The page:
Detecting and killing abnormal stem cells in the gut can turn out to be an effective strategy to fight bowel cancer in its early stages, according to UK experts.
Bowel cancer is caused because of malfunctioning in immature cells lining the gut, which normally replace and repair the tissue.
Detecting and obliterating these rogue cancer stem cells as soon as they appear could be a potent new anti-cancer strategy, say the researcher.
Professor Malcolm Alison, of Barts and The London School of Medicine, insists that the same method may also work for other cancers.
The researchers have been looking at how bowel cancers grow and spread in the body, and now they have found mounting evidence to show that faulty self-renewing stem cells are the culprit.
And they will continue to propagate, unless they are removed like the root of a weed.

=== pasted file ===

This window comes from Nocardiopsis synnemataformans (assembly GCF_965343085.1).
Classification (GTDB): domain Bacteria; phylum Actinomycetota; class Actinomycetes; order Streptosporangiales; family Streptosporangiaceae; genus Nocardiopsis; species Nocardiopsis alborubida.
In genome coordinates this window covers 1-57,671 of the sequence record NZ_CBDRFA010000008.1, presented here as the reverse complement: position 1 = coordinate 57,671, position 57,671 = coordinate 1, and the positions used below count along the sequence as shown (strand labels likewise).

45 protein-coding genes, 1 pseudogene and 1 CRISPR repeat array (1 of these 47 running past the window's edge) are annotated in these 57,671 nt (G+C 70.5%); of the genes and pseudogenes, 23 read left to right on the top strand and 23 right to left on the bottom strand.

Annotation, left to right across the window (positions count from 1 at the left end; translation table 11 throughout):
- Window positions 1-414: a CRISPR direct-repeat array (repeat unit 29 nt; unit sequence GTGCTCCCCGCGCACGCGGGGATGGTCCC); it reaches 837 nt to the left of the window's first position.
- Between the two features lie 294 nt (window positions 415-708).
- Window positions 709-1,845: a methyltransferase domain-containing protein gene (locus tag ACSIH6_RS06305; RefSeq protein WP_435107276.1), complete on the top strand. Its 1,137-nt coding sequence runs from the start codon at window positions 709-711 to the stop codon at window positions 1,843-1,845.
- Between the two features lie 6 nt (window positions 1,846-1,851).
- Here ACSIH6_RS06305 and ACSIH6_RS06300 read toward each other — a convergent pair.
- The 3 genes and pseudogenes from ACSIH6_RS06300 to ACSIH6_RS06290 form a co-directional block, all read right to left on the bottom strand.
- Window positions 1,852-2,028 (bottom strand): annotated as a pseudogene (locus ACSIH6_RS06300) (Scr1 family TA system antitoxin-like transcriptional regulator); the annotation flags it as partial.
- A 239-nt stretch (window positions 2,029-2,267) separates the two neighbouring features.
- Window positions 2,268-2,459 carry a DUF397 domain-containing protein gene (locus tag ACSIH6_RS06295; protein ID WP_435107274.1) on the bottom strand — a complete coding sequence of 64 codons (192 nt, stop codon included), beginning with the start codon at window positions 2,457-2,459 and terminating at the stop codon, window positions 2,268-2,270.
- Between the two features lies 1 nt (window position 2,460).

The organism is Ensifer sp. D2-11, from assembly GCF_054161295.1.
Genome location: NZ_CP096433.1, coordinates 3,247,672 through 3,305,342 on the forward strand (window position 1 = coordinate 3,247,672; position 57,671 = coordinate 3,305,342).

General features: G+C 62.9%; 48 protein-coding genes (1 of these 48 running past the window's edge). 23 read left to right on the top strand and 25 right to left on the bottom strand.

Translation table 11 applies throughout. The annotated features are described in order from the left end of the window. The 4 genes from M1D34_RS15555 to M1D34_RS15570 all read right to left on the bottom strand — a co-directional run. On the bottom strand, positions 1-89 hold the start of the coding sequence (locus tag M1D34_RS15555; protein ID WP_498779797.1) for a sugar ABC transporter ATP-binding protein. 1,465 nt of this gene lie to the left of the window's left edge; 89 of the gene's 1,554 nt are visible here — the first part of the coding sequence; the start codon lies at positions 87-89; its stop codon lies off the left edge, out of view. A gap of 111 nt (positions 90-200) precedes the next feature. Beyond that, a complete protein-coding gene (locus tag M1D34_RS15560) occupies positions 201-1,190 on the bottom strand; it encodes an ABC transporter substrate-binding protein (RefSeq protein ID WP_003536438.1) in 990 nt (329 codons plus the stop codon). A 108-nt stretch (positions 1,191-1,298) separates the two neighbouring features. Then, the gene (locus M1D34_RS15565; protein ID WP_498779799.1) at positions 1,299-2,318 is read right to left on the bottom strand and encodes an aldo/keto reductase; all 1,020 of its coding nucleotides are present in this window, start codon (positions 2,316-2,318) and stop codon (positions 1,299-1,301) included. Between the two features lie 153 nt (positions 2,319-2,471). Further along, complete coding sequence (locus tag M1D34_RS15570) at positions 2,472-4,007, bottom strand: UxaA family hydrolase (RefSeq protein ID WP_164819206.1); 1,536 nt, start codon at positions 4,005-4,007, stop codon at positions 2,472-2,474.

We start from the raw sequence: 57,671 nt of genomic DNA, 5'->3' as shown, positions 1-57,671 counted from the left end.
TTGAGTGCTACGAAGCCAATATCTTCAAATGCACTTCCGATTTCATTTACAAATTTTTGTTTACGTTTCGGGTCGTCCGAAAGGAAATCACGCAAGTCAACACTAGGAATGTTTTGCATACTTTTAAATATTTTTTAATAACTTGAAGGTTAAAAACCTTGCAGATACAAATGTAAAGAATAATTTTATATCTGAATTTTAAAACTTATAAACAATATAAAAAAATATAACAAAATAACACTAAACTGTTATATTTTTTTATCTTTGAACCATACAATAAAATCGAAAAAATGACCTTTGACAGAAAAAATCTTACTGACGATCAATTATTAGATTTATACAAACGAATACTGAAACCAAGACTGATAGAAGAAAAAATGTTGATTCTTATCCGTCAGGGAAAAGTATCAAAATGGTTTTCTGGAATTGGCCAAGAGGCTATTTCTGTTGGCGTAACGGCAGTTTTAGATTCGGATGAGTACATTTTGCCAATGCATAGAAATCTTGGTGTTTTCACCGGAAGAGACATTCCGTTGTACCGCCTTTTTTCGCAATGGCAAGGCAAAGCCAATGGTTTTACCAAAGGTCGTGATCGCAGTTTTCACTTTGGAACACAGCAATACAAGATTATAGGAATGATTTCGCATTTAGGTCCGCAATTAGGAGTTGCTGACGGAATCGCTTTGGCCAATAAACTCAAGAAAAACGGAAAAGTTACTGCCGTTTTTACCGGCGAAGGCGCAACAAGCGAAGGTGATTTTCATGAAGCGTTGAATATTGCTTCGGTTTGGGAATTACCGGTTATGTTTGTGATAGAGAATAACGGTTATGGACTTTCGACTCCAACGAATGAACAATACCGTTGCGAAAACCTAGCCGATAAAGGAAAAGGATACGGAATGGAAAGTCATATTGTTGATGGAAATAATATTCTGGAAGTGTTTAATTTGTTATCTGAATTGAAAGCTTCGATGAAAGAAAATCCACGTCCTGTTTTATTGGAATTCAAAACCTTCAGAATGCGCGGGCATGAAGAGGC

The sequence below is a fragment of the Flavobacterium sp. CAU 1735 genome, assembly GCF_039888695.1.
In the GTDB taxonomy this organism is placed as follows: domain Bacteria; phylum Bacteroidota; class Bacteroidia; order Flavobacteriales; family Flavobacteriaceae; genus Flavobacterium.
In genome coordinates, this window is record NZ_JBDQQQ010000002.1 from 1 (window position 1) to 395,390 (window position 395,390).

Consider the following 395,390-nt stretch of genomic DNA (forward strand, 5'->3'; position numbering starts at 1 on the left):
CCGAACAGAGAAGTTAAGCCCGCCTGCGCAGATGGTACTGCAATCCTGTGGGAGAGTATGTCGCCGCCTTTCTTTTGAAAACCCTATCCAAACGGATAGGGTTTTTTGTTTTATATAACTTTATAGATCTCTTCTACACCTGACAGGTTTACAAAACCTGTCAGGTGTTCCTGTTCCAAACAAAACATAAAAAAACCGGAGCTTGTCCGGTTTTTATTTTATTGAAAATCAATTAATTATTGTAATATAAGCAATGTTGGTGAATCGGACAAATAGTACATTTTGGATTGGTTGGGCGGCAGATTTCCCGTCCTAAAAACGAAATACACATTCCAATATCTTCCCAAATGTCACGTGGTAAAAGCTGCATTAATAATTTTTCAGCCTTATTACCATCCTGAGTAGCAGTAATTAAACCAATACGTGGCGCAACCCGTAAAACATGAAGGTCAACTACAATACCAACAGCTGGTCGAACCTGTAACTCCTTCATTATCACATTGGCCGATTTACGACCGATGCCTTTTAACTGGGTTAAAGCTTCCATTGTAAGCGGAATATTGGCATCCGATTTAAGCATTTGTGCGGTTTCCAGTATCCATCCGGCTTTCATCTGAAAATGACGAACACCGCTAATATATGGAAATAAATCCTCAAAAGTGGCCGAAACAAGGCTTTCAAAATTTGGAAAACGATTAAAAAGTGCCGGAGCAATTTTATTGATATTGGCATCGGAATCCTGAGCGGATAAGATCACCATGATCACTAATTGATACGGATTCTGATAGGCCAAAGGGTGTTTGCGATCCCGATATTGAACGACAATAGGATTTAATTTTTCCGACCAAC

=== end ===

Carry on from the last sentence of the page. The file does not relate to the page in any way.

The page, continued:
While scientists are not clear exactly which cells in the gut become cancer stem cells, they know that they exist and have a key role in the formation of cancer.
Alison said that, if found, such cells could be treated before the development of life-threatening tumors.
The researcher further said that early detection would make treatment easier, less invasive and more effective.
"Drugs could be targeted to specifically work on cancer stem cells and so provide a more direct approach for treating bowel cancer," the BBC quoted Alison as saying.
He added: "For instance, it may be possible to kill these abnormal stem cells by triggering them to self-destruct. I can see trials within the next three years in patients to knock out these cells."
The study was presented at a UK National Stem Cell Network conference.